Tips on filling out this important federal financial aid form.
By Anne Vaccaro Brady
In case you’re wondering, FAFSA stands for Free Application for Federal Student Aid. Basically, it’s the form every college requires from students for need-based grants, scholarships and loans. Many schools won’t send a financial aid package, even a merit-based one, until this form is completed.
The key things to note The information applies to the school year that begins in the fall. If your teen will be a freshman in August/September, you need to fill out FAFSA in the next month or two, the sooner the better.
The application is online and has been available since January 1. [Note: Starting with the 2017-2018 academic year, FAFSA will go online October 1 in an effort to help students and their families know their financial responsibility earlier.] Check the websites of all the colleges your student has applied to, including those he’s still waiting to hear from, for their FAFSA deadlines. After reviewing all of them, use the earliest date as your student’s deadline to submit his FAFSA application. This may only be a few weeks away.
If your high school (or one nearby offers) a workshop on FAFSA, attend. We found it invaluable.
Before you start Both you and your student must set up a Federal Student Aid (FSA) ID, which replaces the FAFSA PIN. Students need an FSA ID to log in and parents need it to electronically sign their student’s FAFSA application. Visit the Federal Student Aid ID page for directions on how to create one.
It’s not crucial to have this year’s federal income taxes completed. You can refer to last year’s if not much has changed or use your W-2 form if you’ve received it. When you reach the question on current year filing status, select either “will file” or “filed,” depending upon where you are in the process.
You’ll need a lot of the same paperwork that you use for your taxes: W-2 forms, the value of your savings and investment accounts, any public assistance your family received, contributions to 401K or IRA accounts (but not the value of these accounts), your exemptions, etc. You’ll need this info for your student, as well.
Note: Students whose parents are divorced or don’t live together, only need to provide the financial information for the parent the student lives with most of the time or if that time is equal, the parent who provides the most financial support.
You can save as you go, so don’t worry about finishing the application in one sitting, though it won’t take as long as you think if you have the right information handy.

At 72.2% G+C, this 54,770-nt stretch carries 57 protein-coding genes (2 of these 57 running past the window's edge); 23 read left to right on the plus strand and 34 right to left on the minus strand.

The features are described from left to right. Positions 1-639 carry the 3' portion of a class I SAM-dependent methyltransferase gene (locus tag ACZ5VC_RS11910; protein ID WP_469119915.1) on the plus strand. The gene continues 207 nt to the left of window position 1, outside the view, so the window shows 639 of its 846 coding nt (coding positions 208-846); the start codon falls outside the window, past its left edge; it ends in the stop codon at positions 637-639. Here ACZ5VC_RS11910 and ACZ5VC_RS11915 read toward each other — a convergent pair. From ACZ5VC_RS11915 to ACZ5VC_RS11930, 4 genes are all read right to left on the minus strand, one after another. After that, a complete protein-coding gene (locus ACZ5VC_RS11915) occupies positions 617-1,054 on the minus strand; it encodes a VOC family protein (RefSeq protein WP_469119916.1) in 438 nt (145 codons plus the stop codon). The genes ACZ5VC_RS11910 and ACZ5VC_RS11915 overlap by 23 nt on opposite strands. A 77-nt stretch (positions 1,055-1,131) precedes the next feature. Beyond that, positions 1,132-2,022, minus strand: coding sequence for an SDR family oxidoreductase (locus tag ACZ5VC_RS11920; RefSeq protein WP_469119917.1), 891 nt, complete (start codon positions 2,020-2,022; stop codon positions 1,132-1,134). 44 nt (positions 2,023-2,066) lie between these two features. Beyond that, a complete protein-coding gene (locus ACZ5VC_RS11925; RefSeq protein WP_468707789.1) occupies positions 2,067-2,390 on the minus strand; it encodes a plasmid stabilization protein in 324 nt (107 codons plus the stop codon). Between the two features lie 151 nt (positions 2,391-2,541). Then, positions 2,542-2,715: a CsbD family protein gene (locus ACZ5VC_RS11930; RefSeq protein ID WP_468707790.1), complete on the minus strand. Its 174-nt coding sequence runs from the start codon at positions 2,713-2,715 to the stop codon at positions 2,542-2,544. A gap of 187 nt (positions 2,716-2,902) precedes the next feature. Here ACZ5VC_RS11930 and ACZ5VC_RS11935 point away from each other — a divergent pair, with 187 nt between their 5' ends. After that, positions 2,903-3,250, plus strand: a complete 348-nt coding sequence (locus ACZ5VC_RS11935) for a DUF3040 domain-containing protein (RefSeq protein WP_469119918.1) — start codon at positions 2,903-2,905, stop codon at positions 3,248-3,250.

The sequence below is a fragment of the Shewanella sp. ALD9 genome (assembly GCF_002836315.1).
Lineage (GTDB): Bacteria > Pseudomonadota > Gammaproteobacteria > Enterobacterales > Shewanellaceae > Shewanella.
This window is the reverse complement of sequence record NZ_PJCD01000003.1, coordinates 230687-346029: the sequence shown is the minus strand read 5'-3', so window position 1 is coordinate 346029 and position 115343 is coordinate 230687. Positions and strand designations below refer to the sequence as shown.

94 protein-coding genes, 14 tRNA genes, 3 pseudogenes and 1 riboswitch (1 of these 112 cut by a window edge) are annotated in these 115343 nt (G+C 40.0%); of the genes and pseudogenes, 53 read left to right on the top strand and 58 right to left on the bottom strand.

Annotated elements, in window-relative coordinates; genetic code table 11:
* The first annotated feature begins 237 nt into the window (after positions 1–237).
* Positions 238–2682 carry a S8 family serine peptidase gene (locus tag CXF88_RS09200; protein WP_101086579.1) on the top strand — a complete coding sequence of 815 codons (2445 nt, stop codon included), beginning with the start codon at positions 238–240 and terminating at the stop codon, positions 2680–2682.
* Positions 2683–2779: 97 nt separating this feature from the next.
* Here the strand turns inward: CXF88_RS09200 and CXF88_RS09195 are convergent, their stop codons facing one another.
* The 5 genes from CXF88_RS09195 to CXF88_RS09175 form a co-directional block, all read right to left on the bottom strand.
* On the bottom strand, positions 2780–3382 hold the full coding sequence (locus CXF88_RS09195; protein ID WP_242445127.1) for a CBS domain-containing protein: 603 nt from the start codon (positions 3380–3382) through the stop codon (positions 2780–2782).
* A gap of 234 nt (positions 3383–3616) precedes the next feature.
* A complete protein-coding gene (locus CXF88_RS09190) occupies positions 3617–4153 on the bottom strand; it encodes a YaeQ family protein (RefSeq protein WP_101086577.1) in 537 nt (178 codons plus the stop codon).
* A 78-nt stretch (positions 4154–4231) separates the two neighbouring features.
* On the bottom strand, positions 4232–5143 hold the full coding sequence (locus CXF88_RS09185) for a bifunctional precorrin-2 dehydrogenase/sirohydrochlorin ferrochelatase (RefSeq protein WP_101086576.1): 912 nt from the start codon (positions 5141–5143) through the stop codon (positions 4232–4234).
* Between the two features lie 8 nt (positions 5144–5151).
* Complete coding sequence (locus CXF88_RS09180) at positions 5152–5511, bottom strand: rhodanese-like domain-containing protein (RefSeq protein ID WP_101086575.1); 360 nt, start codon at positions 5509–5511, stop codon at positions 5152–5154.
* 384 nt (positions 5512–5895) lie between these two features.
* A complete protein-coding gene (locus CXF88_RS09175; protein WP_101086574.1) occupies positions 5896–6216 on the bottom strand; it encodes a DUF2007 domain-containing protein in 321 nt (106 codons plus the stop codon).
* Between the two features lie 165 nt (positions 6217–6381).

Filling out the application Visit the FAFSA website. Once you sign on with the appropriate ID, you’ll be asked standard identification questions, including your student’s name, date of birth, Social Security number, whether she’s a dependent, married, etc. The parent info is similar, but requires additional financial information. If you’ve lost your job and haven’t found a new one, answer “Yes” to the question that asks “Is parent a dislocated worker?”
Toward the end, you will be asked which colleges to send this information to. If your student is a high school senior, provide the names of all the colleges she’s applied to (there’s a search tool that will help you find the codes for each school), but if your student is already in college, or has accepted an admissions offer already, just list that one college.
Even if questions don’t apply, don’t leave them blank. Answer with either a zero or “No,” whichever is applicable.
When you’re done Review the application before signing and submitting. Remember, you and your student must use your FSA IDs to electronically sign the application.
Once you’ve submitted the application, you’ll see your “Expected Family Contribution” (EFC) at the bottom of the page (look carefully, it’s hard to find). And like every other parent, you’ll say out loud, “Really?” Because you’ll be thinking, If I had that much money available, I wouldn’t be requesting financial aid. You’ll also find out how much money your student can access through a Direct Stafford Loan. Print a copy of your completed application for your own records. Your student will receive an e-mail saying his application has been received and another notice about the Expected Family Contribution.
When you’ve finished your taxes, go back in and update your student’s FAFSA application with any changes and update the income tax status from “will file” to “filed.”
Good news Once the application is submitted, the info will be sent to all the colleges your student listed. Plus, when you file again for the next academic year, you’ll only need to update your information, not fill out the entire application again.
For parents with more than one student in college at the same time, the EFC is divided among them, giving your kids a better chance of receiving aid.
Other financial aid forms Some colleges also require the CSS/Financial Aid PROFILE accessed through the College Board website. There is a small fee and more detailed questions about your finances. Some colleges require you fill out supplemental forms or ask for a printed copy of your signed tax return.
Colleges take this financial aid business very seriously. As much as they like to boast that the majority of their students receive financial aid, it doesn’t come easy. Good luck.
Read my next post for more answers to your questions about FAFSA.
Please ask any questions and share your own advice on FAFSA in the comments section below.